Undergraduate Course Planning
Our Bachelor of Industrial and Systems Engineering curriculum emphasizes the fundamentals of analytics and management to support the modeling, design, and optimization of systems across a wide range of applications and domains. Students will learn the skills and tools necessary to succeed in a variety of industry, nonprofit and government settings.
All students are required to take a core set of courses that together ensure a strong foundation in the fundamentals of industrial and systems engineering. After the completion of core coursework covering calculus, chemistry, physics, computer science, probability and statistics, students gain solid industrial and systems engineering competencies through a rigorous curriculum of required ISyE courses. Each student customizes a technical elective course plan to prepare them for the career that most interests them. A ttudent's chosen electives can result in a minor or emphasis in one of a number of fields, such as financial services, manufacturing and service operations, supply chain management, and healthcare operations.
All students complete a final capstone project that provides them with real-world experience by collaborating with a sponsoring company or organization. Students work in teams of four to five and receive guidance from a faculty advisor and industry mentor for 15 weeks during their senior year. This capstone project provides students with hands-on experience and proof of their abilities as they prepare to launch their career.
Fall 2022 Curriculum Changes
The Industrial and Systems Engineering Faculty approved a revised undergraduate curriculum, which is effective starting in the Fall of 2022. Students admitted to the ISyE major in Fall 2022 (or later) will follow the new requirements. Students who were admitted to ISyE before Fall 2022 will continue to follow the requirements that were in place at the time of admission to ISyE.
There are three sets of program requirements, depending on when a student was admitted to ISyE:
Undergraduate Research Opportunities
Students pursuing their Bachelor's in ISyE have the chance to deepen their academic and career interests by taking part in research, scholarly and creative projects with a faculty member. ISyE's diverse faculty offer many opportunities for students to prepare for their career or graduate school, or even start a research project of their own creation.
How Kaitlyn Erdmann is utilizing her degree...
Before earning her Bachelor's Degree in Industrial and Systems Engineering, Kaitlyn interned at Boston Scientific and worked part-time at the medical device manufacturer's local offices during her senior year. When she graduated, Boston Scientific hired Kaitlyn as an internal consultant for process improvement. She now supports two divisions within the medical device manufacturer. Her role includes engaging with leaders and contributors across all of the company's non-operations based functions (such as sales, research and development, supply chain, and marketing) to uncover ways to reduce waste and improve productivity.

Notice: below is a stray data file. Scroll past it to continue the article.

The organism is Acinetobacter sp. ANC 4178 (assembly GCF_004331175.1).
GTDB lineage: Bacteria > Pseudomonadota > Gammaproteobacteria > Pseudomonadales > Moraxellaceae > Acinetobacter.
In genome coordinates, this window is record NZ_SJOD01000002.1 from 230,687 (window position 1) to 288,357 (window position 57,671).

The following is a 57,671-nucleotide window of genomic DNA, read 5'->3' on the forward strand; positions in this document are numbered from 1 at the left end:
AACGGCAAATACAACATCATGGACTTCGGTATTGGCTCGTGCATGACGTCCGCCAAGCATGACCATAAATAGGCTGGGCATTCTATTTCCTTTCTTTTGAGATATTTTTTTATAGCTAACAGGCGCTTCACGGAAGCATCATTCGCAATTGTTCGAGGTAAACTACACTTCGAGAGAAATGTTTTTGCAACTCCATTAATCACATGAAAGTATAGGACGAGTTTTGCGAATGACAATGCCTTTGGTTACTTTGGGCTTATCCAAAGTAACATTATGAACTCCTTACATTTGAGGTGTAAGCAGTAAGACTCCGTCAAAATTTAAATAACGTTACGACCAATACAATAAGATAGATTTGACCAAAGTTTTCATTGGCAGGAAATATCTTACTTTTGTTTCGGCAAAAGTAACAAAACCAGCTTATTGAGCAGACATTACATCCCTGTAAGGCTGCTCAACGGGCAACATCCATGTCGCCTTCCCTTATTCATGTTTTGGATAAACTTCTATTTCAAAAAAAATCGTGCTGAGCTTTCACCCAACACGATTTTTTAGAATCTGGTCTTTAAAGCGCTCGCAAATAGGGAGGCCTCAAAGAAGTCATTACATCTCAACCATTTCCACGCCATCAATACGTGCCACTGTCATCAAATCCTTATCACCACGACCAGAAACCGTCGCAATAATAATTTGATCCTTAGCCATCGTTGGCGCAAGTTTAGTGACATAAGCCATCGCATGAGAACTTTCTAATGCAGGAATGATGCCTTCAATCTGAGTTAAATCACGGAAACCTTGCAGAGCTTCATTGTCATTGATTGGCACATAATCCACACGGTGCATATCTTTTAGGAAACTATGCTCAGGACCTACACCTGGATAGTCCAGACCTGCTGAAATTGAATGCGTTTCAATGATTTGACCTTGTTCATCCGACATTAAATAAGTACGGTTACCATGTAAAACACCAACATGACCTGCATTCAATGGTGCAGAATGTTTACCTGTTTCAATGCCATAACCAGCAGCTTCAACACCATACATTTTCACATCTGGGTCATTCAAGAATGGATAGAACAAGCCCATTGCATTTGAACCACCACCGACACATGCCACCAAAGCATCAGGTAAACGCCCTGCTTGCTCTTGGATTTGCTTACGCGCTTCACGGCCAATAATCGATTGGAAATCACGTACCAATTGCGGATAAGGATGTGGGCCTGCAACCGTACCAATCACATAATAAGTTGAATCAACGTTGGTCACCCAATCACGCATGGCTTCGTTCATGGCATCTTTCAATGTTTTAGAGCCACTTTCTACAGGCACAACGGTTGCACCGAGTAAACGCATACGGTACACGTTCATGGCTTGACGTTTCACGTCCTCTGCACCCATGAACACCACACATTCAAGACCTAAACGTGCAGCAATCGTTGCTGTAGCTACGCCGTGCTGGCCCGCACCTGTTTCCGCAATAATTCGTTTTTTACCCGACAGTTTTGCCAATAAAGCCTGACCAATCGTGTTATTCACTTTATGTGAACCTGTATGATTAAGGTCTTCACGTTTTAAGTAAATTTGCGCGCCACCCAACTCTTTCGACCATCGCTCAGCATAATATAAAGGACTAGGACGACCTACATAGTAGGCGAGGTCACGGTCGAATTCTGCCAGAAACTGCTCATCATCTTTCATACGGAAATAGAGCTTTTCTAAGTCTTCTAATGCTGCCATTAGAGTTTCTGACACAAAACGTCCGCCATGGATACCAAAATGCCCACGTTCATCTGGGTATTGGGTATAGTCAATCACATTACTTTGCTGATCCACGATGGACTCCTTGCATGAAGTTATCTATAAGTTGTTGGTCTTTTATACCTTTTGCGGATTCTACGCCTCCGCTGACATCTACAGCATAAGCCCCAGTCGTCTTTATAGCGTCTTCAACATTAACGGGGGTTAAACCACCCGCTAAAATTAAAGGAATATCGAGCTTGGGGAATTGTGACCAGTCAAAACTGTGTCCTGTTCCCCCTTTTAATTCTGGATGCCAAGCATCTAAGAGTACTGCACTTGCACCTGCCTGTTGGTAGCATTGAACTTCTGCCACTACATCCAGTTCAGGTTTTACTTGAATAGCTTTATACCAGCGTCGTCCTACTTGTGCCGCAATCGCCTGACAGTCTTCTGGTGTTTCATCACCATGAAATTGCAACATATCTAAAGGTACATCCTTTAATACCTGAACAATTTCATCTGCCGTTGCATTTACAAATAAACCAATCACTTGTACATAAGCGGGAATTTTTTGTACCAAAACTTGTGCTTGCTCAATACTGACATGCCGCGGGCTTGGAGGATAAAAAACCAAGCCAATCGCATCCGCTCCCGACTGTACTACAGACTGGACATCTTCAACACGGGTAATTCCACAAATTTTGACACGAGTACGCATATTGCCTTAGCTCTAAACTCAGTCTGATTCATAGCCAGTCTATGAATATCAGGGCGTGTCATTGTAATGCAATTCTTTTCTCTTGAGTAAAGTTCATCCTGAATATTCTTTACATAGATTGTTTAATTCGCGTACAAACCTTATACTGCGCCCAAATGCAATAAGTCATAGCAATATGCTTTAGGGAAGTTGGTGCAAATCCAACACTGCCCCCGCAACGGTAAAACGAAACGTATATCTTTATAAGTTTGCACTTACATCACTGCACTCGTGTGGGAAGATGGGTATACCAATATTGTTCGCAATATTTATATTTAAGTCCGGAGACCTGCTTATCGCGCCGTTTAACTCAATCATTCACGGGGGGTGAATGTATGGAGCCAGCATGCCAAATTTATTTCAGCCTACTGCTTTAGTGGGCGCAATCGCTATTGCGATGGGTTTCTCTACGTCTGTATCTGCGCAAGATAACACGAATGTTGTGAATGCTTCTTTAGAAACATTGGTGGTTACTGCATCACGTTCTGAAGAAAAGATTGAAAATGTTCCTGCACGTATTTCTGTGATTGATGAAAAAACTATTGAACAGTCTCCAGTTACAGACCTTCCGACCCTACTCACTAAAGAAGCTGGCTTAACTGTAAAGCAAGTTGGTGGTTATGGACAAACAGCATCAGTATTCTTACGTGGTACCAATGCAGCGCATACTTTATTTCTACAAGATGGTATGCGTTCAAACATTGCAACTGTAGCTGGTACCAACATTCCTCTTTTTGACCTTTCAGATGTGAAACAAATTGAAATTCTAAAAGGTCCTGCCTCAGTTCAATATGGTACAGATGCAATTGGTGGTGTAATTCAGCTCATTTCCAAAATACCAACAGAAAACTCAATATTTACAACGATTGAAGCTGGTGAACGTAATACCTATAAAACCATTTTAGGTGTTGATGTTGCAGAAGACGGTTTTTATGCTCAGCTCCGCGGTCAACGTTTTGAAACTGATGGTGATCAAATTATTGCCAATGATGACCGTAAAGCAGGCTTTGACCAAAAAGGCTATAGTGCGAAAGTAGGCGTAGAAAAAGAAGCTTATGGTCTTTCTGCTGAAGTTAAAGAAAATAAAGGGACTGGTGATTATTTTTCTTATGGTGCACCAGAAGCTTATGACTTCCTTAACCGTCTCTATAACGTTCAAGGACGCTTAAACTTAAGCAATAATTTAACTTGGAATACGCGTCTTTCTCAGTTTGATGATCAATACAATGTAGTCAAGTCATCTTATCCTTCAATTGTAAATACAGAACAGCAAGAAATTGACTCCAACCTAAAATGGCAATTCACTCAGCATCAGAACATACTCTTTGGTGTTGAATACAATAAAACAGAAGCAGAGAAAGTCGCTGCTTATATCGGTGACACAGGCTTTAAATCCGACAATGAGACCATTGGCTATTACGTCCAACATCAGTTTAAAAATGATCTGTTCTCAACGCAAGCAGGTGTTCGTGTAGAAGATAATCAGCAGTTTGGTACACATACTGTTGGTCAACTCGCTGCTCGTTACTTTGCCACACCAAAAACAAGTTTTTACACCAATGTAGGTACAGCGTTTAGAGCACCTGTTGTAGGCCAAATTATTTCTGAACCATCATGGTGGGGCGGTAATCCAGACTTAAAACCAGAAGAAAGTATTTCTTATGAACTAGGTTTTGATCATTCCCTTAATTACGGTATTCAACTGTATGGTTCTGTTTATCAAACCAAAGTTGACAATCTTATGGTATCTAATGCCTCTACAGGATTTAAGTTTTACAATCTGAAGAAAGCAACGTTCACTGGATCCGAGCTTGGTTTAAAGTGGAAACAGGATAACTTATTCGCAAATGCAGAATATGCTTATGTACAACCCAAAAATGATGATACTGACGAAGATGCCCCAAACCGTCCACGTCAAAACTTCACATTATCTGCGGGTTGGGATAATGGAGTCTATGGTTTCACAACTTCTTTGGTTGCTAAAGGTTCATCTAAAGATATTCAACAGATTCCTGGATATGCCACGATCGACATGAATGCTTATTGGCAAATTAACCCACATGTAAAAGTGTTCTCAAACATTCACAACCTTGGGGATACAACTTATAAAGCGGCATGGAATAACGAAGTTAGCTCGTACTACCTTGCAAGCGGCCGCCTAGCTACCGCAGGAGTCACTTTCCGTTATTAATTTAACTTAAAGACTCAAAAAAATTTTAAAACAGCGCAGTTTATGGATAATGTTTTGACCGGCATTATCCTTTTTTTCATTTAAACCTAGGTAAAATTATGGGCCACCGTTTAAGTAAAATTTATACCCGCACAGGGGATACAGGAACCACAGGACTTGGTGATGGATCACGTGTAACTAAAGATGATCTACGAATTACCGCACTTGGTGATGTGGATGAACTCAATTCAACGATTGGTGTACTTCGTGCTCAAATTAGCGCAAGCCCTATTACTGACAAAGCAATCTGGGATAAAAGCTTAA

In her job, Kaitlyn facilitates many kaizen events, which focus on mapping out a current process and identifying potential solutions for improvement. She also develops and teaches lean training so her colleagues may apply those principles in the office space.
How David Busacker is utilizing his degree...
David, a summa cum laude graduate from the ISyE program, began focusing his electives and honors thesis work on additive manufacturing after taking a technical elective on 3D printing in the fall of his junior year. Upon graduating, he began consulting Fortune 500s as a business consultant at branding agency SGK Inc. Separately but at the same time, David started teaching the same 3D printing class that had captivated his attention as an undergraduate student.
Eventually, after growing his teaching network, he became an Applications Engineer at Stratasys, the world's largest 3D printing company. There he advised the most advanced additive users in the Midwest territory on additive applications and best practices. In 2018, he joined a growing consultancy within Stratasys focused on driving additive adoption in a variety of industries including medical, automotive, and consumer goods.
David's philosophy on additive manufacturing is that the true barriers to 3D printing adoption are more often a lack of strategy or knowledge than the technical immaturity of the manufacturing practice. His goal is to bring future-ready companies to the doorstep of innovation.
How Olivia Evanson is utilizing her degree...
Olivia is currently in her fifth year at the University of Southern California, pursuing her Ph.D. in Industrial and Systems Engineering. Her dissertation research focuses on using health analytics to understand the role of patient-reported outcomes in the evaluation of chronic disease care-management models.
She plans to complete her Ph.D. in December 2019 and pursue a career in industry working as a product manager for a digital health startup. Long term, her goal is to return to USC as a teaching professor of industrial and systems engineering courses.